“I thought all Biharis are lower castes”; Shruty said as she narrated a remark from her share of stories about her experience as a Bihari, in Delhi. Her words took me back to my eighth grade classroom where a similar scene had played out. As a Maithil Brahmin whose cultural practices, more particularly food practices are closely aligned with the Eastern part of the country, I consume meat. Interestingly, meat consumption within North India is not only non-Brahmanic, but also deemed as symbolising someone from a ‘lower caste‘, someone an upper caste should not associate with. Clearly, that day in the class, I had to give multiple arguments as to why I had a typical ‘Brahmin’ surname and yet consumed meat. At the day’s end – my food platter was deemed an aberration, I was an upper caste who’d forgotten “my ways of life”. 

Two things still stand out for me from that experience – that one’s food platter is a reflection of one’s caste hierarchy and, that it helps upper caste , “pure vegetarian” men and women to decide who not to associate with. That said, the underlying casteism has a particular “Bihari” flavor to it. When Shruty’s acquaintance says, “I thought all Biharis are lower castes“, corollary to that are multiple adjectives used within the same context – dark-skinned, pug nosed, short etc. What emerges then is the upper-caste men and women’s guide on how to identify “lower-caste” men and women in a crowd – look for the short, pug nosed, dark-skinned person. Look for someone who eats meat, and appears like our “Bihari” Watchman!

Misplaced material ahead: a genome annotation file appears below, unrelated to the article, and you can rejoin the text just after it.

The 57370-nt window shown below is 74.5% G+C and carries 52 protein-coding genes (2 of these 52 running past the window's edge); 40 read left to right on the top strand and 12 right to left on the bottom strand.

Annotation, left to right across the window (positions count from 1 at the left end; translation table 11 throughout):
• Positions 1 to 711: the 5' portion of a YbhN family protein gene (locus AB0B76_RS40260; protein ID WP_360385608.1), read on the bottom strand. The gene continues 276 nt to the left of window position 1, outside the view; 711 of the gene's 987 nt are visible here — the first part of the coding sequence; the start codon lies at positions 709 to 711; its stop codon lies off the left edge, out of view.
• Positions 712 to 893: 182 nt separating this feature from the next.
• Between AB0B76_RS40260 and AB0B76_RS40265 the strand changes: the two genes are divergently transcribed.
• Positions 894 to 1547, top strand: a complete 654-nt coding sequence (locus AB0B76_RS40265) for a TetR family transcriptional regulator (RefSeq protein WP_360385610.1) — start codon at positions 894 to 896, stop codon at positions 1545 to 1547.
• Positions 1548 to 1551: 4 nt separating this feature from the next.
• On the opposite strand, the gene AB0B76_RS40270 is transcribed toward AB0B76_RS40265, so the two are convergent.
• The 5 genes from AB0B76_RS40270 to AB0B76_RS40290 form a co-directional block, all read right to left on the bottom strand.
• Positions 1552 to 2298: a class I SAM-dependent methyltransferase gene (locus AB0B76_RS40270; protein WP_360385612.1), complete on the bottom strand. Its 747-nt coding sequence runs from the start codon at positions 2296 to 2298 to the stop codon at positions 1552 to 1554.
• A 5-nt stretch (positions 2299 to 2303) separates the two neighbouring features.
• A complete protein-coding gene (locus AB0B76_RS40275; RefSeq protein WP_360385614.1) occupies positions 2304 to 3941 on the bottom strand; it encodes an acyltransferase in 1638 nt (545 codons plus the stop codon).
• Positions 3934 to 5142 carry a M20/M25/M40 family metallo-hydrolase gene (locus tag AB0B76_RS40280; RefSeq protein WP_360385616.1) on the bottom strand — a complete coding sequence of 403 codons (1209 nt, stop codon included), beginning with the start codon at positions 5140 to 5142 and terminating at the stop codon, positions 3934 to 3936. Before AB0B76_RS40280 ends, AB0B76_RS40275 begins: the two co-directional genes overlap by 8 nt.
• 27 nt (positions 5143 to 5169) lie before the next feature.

The Litti Chokha isn’t really a Bihari dish as such even UP has it. Clearly, if anyone can make it, what really makes it Bihari? While I fail to buy such statements of cultural appropriation, peers narrate that such conversations are common “debate fodders”. And often follow an eerily familiar trajectory, where everything about Bihar isn’t worthy of being of Bihar and from Bihar. Apparently, fair skin, height, art and culture – anything deemed of having social or cultural currency within the conventional framework, must be a non-Bihar thing. So, Litti Chokha becomes a ubiquitous snack, just like how Vidyapati – by all accounts, a Maithili poet becomes a poet of probable Bengali origins. With a mix of humour and sarcasm, my non-Bihari friends say, at least you’ve Bhojpuri songs to call yours. How do I tell them that I understand Bhojpuri as much as I do Punjabi, which is to say, hardly much at all.

Also read: Youngsters Challenge Social Factors Oppressing Women In Rural Lucknow

The Bihari stereotype: A social mirror

“Bihari Hai Kya?” (Are you a Bihari?) isn’t a question. It’s a statement. It’s a comment targeted at you because of how you “appear” to the conventional wisdom – illiterate, lower-caste, a lower-class, uncivilised, or all of them. Bihar, to most middle and upper-class Indians represents a poverty-stricken state, with all its men and women “infiltrating” the metropolitan cities like Delhi to work as domestic workers, drivers and unskilled labourers. There are so many “Biharis’’ that it’s scary – they will somehow upset the demographic balance and God forbid, turn this sanitised metropolis into another Bihar.

The fear is real. Samriddhi, a student at Delhi University, recalled a comment directed at her, ”Arre ye bihari log jahan dekho waha rehta hai, inke saath kuch karna hoga” (These Bihari people occupy all places, something must be done with them). Sahil, another DU student, chipped in his account ; “Bihar toh barbaad hai hi, Delhi ko bhi kar rahe hain.” (Bihar is already ruined, they are now ruining Delhi too).